How ClusterIP Services Work in Kubernetes
This thread explains how Kubernetes Services work. Services exist only in etcd, and there is no process listening on the Service’s IP address and port. Instead, traffic to the Service’s IP is intercepted by iptables rules, which know to forward the traffic to one of the Pods belonging to the Service. Kube-proxy is responsible for configuring the iptables rules.
Have you ever tried to ping a Service IP address in Kubernetes?
You might have noticed that it doesn’t work
Unless it just works
Confusing, I know
Let me explain
Kubernetes Services exist only in etcd
There’s no process listening on the IP address and port of the Service
Try to execute `netstat -ntlp` in a node — there’s nothing
How do they work, then?
Consider a cluster with three Nodes
The red pod issues a request to the brown service using the IP `172.17.0.1`
But Services don’t exist, and their IP address is only virtual
How does the traffic reach one of the pods?
Kubernetes uses a very clever trick
Before the request exits from the node, it is intercepted by iptables rules
The iptables rules know that the Service doesn’t exist and proceed to replace the IP address of the Service with one of the IP addresses of the Pods belonging to that Service
The destination is a pod IP address, and since Kubernetes guarantees that any pod can talk to any other pod in the cluster, the traffic can flow to the brown pod
Who is configuring those iptables rules?
It’s kube-proxy that collects endpoints from the control plane and maps service IP addresses to pod IPs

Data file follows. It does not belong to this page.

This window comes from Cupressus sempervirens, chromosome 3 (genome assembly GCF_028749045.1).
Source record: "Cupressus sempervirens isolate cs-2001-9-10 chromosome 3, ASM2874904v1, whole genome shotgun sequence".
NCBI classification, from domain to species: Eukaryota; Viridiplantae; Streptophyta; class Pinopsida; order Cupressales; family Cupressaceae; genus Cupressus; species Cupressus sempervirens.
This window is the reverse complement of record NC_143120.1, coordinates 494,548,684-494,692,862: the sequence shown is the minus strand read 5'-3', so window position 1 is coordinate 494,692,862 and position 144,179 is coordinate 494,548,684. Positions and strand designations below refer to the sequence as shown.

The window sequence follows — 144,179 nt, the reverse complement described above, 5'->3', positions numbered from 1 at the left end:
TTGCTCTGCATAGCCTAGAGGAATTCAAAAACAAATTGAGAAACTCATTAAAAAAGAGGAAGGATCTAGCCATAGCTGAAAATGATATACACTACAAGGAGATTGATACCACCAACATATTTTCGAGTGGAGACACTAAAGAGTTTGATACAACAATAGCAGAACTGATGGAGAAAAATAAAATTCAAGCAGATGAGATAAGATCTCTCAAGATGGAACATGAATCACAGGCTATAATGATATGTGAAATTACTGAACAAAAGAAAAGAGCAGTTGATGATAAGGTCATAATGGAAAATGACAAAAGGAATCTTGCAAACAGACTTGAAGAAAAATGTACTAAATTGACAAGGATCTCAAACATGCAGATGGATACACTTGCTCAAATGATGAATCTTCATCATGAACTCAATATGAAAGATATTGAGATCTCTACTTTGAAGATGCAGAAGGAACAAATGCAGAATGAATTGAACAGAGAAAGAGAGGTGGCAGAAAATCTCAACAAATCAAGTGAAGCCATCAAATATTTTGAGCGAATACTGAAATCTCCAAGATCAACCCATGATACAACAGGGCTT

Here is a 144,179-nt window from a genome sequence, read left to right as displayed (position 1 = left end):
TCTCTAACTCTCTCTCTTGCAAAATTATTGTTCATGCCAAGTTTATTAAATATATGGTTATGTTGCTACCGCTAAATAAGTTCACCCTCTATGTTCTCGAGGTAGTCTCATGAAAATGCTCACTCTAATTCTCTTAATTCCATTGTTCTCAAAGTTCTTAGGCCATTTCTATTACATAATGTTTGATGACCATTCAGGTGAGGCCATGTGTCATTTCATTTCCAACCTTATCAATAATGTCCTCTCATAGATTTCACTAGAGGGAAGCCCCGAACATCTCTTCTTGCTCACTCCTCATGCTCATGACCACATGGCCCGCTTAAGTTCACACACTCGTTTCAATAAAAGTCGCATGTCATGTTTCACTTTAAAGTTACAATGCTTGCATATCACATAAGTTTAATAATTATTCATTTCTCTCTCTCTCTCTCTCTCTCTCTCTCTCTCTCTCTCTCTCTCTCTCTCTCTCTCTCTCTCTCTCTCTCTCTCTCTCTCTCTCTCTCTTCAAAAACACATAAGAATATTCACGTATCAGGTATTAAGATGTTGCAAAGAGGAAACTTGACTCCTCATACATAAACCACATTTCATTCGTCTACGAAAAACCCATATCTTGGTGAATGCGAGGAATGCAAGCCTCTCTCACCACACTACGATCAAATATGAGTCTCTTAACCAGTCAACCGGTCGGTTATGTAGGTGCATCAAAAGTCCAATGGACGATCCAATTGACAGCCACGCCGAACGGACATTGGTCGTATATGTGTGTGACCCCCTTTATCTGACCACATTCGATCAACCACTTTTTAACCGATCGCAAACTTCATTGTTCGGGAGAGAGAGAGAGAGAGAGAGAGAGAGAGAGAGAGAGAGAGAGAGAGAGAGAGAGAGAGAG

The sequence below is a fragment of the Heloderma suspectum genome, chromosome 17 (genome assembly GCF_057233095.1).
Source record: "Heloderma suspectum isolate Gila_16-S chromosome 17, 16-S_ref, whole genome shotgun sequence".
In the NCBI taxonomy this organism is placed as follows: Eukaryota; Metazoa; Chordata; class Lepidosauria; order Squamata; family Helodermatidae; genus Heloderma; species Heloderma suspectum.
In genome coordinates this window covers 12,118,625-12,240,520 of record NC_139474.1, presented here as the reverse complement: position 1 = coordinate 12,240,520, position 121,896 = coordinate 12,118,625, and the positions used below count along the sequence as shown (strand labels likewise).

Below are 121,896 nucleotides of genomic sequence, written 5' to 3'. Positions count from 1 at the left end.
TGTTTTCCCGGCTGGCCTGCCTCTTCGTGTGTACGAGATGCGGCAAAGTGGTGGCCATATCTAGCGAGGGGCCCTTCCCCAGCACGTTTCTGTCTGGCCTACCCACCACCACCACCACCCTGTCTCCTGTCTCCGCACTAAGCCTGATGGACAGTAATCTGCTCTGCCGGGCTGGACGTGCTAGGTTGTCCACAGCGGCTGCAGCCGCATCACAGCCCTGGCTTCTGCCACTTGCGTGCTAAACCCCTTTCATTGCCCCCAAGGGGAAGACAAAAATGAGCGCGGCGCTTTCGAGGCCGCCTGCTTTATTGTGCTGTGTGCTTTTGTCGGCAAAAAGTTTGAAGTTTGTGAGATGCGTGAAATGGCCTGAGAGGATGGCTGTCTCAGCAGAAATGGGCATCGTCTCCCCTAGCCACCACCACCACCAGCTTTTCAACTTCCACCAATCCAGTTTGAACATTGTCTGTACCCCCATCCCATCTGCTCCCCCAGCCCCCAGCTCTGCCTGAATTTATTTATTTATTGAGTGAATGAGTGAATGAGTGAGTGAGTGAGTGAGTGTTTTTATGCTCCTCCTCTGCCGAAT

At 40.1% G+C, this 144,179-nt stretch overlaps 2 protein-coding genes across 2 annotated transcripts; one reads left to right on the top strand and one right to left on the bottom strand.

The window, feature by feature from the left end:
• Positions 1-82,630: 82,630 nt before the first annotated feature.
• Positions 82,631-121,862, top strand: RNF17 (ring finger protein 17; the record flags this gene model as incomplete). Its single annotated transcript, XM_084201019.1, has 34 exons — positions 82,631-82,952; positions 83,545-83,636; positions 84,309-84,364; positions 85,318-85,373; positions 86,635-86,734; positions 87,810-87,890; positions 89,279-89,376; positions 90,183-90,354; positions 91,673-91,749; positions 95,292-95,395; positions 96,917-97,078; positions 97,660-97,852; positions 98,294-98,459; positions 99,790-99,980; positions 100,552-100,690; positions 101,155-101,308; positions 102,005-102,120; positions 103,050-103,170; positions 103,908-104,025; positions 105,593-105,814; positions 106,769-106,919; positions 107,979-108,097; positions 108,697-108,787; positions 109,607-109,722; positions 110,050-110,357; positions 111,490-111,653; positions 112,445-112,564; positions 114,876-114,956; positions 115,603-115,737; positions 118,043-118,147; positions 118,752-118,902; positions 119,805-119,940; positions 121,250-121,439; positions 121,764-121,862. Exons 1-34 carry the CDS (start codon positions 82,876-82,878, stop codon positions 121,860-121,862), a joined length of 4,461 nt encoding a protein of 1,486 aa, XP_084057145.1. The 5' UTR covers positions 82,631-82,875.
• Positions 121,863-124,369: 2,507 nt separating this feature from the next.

(It also load balances the connections)
Kube-proxy is a DaemonSet that listens to changes to the Kubernetes API
Let’s have a look at how it works
Let’s observe what happens when you create a ClusterIP service
A fixed virtual IP address is allocated in the control plane, and a companion Endpoint object is created
The endpoint contains a list of IP addresses and ports where the traffic should be forwarded
Kube-proxy subscribes to changes to the control plane
For every endpoint addition, deletion or update, it is notified
There’s a new Service (and Endpoint object) in this case
Kube-proxy proceeds to update its node with a new list of iptables rules
Since there’s a kube-proxy for every node in the cluster, each of them will go through the same process
In the end, the service is “ready”
This explains how Service doesn’t exist and how kube-proxy sets up load balancing rules on every node but doesn’t answer why (sometimes) you can’t ping a Service
The answer is simple: there’s no rule in iptables for ICMP traffic
So iptables skips the packets
But since the Service IP is virtual (it doesn’t exist anywhere but etcd), the traffic is not intercepted and goes nowhere
So why does it work on my cluster?
iptables is not the only mechanism to implement a ClusterIP service
Other options include technologies such as IPVS and eBPF, which might behave differently (depending on which product you use)
This is just the tip of the iceberg
You can find a more extensive explanation (that includes things like conntrack and Linux namespaces) here: https://t.co/v6IWArnbs6
And finally, if you’ve enjoyed this thread, you might also like the Kubernetes workshops that we run at Learnk8s https://t.co/uSESD5D4ft or this collection of past Twitter threads https://t.co/ru6oWdO9SP